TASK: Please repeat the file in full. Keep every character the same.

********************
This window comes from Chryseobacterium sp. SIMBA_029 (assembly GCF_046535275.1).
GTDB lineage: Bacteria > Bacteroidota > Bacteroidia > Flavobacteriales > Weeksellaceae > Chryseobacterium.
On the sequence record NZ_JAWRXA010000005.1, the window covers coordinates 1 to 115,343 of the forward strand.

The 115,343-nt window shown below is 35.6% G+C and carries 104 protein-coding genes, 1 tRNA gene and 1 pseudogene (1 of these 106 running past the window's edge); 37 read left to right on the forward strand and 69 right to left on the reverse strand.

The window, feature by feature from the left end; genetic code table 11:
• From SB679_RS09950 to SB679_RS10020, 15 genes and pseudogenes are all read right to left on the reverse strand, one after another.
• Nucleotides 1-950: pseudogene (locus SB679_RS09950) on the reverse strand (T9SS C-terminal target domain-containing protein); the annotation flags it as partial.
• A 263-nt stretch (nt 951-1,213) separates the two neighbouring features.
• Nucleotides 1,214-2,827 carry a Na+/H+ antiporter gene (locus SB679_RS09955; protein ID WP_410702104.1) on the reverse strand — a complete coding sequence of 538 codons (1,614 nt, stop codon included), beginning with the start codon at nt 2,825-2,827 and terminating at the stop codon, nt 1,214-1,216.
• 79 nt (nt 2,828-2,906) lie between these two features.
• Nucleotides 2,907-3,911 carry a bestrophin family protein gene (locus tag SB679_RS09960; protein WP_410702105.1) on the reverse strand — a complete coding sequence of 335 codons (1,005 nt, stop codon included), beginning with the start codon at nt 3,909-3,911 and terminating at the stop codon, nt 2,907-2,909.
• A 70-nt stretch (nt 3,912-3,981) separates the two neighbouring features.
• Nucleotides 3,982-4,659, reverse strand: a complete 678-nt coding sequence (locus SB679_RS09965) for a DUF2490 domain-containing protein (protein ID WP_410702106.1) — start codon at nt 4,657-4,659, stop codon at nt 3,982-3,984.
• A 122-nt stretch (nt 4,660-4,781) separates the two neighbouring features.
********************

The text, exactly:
This window comes from Chryseobacterium sp. SIMBA_029 (assembly GCF_046535275.1).
GTDB lineage: Bacteria > Bacteroidota > Bacteroidia > Flavobacteriales > Weeksellaceae > Chryseobacterium.
On the sequence record NZ_JAWRXA010000005.1, the window covers coordinates 1 to 115,343 of the forward strand.

The 115,343-nt window shown below is 35.6% G+C and carries 104 protein-coding genes, 1 tRNA gene and 1 pseudogene (1 of these 106 running past the window's edge); 37 read left to right on the forward strand and 69 right to left on the reverse strand.

The window, feature by feature from the left end; genetic code table 11:
• From SB679_RS09950 to SB679_RS10020, 15 genes and pseudogenes are all read right to left on the reverse strand, one after another.
• Nucleotides 1-950: pseudogene (locus SB679_RS09950) on the reverse strand (T9SS C-terminal target domain-containing protein); the annotation flags it as partial.
• A 263-nt stretch (nt 951-1,213) separates the two neighbouring features.
• Nucleotides 1,214-2,827 carry a Na+/H+ antiporter gene (locus SB679_RS09955; protein ID WP_410702104.1) on the reverse strand — a complete coding sequence of 538 codons (1,614 nt, stop codon included), beginning with the start codon at nt 2,825-2,827 and terminating at the stop codon, nt 1,214-1,216.
• 79 nt (nt 2,828-2,906) lie between these two features.
• Nucleotides 2,907-3,911 carry a bestrophin family protein gene (locus tag SB679_RS09960; protein WP_410702105.1) on the reverse strand — a complete coding sequence of 335 codons (1,005 nt, stop codon included), beginning with the start codon at nt 3,909-3,911 and terminating at the stop codon, nt 2,907-2,909.
• A 70-nt stretch (nt 3,912-3,981) separates the two neighbouring features.
• Nucleotides 3,982-4,659, reverse strand: a complete 678-nt coding sequence (locus SB679_RS09965) for a DUF2490 domain-containing protein (protein ID WP_410702106.1) — start codon at nt 4,657-4,659, stop codon at nt 3,982-3,984.
• A 122-nt stretch (nt 4,660-4,781) separates the two neighbouring features.